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The Science Cannabis Extractors Are Keeping in Mind

by Arundati Dandapani
Published: Feb 26, 2020   
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In a hypercompetitive market, it can be easy for cannabis companies to forget some of the science that underpins the plant’s effects. But for the extraction companies that process this unique crop, any scientific oversight can be costly. So how can those involved in extraction keep up to date on the latest cannabis science?

When asked just that, Pete Patterson, founder of the Canadian CO2 extraction equipment manufacturer Vitalis Extraction Technology, said that his company will “continue being students of the science of this plant.”

Having kept a keen eye on international research, Patterson notes that “Israel has been playing a pioneering role. But a strain in Israel versus one in California – the differences in bud size and potency are huge. Through consistent cross-breeding over time, some of these have 32 percent THC and more.”

“The Drug Enforcement Agency in the US is allowing more research these days, but there are always going to be genetic freaks. More hybrids cause greater potency. As global borders drop, we can look to sharing more genetics and research. An average tree used to be four-to-five percent THC, and now this has grown remarkably.”

According to Patterson, creativity is at an all-time high in the extraction industries, with more of it witnessed in the US where groups are using ice cold water to make bubble hash. High-performance liquid chromatography software allows more detailed high-pressure liquid chromatography defining standards to measure potency. Testing consistency remains a big challenge in the US, along with procuring biomass. But often the results vary and improve over time.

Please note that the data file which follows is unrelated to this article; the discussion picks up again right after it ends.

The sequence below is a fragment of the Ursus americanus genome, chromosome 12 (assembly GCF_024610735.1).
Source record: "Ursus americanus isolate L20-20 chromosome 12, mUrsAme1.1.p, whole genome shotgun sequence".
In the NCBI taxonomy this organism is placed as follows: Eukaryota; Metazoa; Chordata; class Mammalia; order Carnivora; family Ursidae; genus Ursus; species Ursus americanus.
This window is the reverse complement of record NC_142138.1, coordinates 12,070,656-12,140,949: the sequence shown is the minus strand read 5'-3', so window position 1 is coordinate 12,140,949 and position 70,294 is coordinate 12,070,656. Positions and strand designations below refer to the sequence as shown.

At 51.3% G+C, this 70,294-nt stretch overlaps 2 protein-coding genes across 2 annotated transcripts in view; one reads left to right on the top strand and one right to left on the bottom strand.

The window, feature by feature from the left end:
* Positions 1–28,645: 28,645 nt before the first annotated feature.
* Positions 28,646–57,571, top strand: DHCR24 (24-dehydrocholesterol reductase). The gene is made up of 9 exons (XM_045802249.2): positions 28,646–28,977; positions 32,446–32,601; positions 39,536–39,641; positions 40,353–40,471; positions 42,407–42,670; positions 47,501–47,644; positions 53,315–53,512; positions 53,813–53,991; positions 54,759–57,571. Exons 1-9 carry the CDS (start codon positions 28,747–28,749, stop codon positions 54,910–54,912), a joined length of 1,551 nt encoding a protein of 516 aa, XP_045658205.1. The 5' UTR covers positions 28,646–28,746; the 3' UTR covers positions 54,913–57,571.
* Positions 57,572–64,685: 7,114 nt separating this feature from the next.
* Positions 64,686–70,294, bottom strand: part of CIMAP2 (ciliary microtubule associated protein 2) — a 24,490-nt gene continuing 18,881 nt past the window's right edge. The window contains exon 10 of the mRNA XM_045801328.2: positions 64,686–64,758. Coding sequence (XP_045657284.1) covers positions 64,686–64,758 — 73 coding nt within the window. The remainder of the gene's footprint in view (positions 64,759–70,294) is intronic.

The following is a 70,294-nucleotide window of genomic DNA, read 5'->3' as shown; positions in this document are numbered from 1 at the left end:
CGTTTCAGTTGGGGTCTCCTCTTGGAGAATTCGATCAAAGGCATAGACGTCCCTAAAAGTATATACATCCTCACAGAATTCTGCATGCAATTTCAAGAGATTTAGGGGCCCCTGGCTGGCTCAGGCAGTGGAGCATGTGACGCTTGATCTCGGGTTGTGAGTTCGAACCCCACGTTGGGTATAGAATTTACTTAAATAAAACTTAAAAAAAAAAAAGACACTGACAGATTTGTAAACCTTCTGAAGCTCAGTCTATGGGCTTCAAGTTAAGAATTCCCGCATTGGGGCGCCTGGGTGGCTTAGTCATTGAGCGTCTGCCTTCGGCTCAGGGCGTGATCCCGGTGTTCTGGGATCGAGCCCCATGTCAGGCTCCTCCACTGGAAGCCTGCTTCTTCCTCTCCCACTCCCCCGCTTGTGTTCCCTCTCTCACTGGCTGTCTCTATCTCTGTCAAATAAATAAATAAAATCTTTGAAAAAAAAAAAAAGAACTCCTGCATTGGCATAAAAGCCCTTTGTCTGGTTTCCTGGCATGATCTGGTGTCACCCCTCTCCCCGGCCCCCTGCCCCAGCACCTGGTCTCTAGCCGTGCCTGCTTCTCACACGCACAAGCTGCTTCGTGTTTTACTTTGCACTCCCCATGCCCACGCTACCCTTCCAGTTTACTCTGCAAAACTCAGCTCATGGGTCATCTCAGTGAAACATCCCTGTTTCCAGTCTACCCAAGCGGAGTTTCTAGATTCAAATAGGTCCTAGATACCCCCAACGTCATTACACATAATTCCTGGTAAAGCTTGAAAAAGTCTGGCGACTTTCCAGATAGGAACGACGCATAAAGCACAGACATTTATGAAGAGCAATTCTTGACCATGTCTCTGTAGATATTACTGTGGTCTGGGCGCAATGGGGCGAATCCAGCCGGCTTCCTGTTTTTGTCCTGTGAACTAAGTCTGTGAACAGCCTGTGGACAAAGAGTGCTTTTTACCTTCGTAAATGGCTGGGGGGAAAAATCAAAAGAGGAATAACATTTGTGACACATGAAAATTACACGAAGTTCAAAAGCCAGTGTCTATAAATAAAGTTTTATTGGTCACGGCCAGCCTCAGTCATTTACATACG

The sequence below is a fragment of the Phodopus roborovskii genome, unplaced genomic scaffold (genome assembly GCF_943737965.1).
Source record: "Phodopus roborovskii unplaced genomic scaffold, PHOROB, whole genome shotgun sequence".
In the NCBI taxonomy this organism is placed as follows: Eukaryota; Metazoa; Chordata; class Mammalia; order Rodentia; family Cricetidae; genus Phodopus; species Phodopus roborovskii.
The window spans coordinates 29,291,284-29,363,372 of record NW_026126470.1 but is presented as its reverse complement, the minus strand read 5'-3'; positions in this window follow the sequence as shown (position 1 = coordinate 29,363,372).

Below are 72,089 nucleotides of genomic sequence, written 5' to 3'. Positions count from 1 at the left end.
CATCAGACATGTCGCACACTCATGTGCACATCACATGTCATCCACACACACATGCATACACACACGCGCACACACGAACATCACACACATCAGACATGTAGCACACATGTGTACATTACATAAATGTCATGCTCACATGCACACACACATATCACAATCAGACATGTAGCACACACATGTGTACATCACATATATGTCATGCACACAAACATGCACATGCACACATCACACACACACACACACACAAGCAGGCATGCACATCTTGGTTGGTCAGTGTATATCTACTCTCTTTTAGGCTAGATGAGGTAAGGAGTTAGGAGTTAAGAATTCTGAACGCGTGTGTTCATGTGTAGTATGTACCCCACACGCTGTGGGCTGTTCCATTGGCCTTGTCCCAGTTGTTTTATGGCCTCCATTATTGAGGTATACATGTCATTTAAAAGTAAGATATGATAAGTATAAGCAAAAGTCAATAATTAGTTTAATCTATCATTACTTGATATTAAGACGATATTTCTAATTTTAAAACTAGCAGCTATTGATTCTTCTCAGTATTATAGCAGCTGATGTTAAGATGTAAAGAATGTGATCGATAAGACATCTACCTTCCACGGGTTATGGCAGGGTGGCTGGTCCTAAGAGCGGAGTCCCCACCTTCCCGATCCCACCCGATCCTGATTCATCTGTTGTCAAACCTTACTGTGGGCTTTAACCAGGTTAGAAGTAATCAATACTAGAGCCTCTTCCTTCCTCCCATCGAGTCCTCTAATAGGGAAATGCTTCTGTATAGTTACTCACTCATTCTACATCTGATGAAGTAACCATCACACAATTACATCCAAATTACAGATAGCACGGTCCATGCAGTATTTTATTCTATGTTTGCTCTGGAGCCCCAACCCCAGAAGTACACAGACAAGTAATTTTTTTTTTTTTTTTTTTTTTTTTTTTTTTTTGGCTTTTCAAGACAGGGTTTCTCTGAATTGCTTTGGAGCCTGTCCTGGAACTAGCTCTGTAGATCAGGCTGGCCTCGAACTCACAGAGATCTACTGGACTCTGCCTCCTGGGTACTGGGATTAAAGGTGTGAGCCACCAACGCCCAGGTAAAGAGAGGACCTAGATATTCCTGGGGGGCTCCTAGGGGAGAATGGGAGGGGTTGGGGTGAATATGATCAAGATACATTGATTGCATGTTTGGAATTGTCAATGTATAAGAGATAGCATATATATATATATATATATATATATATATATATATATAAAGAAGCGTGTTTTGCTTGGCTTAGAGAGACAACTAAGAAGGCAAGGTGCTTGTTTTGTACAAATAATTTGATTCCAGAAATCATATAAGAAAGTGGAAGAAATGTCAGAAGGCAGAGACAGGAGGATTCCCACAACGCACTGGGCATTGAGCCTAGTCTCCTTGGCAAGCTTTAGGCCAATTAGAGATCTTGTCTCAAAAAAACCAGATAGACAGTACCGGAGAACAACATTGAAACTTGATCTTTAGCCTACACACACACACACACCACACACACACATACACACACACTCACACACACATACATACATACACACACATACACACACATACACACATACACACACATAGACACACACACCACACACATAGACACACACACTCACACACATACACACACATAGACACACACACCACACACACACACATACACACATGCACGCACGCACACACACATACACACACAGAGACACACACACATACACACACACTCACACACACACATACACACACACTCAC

The extraction process of cannabis is critical because it helps a manufacturer obtain the highest concentration of THC and CBD with a mostly clear and viscous fluid. Extraction time, flow rate, temperature and pressure along with crossover pressure combine to determine the factors influencing the quality of extract.

“We uphold the best practices for extraction equipment companies,” Patterson says. “Pharmaceutical companies are coming in and asking about standards. How does our equipment help our customers be GMP (good manufacturing practice) compliant? Do we have the critical measurement? We need to provide the right information and guidelines.”

Of his own extraction company, Patterson is proud that “[Vitalis is] a big organization. We have long surpassed 100 employees, we do our own manufacturing, and can hence change quickly.” Indeed, Vitalis plans to expand into Europe and the Americas, followed by the field of botanicals, and eventually utilization of its tech in non-botanical sectors to lead globally in equipment. Like Vitalis, companies are actively investing (or considering investing) in the ancillary industries to be sustainable.

While there are more legal cannabis products and types in US dispensaries, it’s Canada that has a full national market to provide the capital and liquidity. Many US companies have gone public on the Canadian Securities Exchange, for instance, and it’s estimated or anticipated that within two-to-three years, the US Congress will de-schedule cannabis. But how will it roll out federalization?

“The US is also a sleeping giant of a market,” says Patterson. “When it gets recreational federalization, lots of capital will flood into the industry which will change how we view different facets of the industry.”

Beyond the US borders, Patterson says cannabis can only be strengthened by working towards clarity on regulations, safety, and standards across markets. “In the cannabis/extraction business, we need a voice that helps the government adopt safe regulations and helps them see clear direction on next steps, because it can be a very fragmented voice,” he adds.

With international markets, a joint venture group offers the right mix of expertise but not always the cultural values unique to its regions of operation. An interested party can sell directly into market and develop local expertise, or can hire staff locally, Patterson advises.

Arundati Dandapani is the founder and CEO of Generation1.ca, a cross-sectoral resource and outlet that taps into the outlook and experience of Canada’s newest residents.


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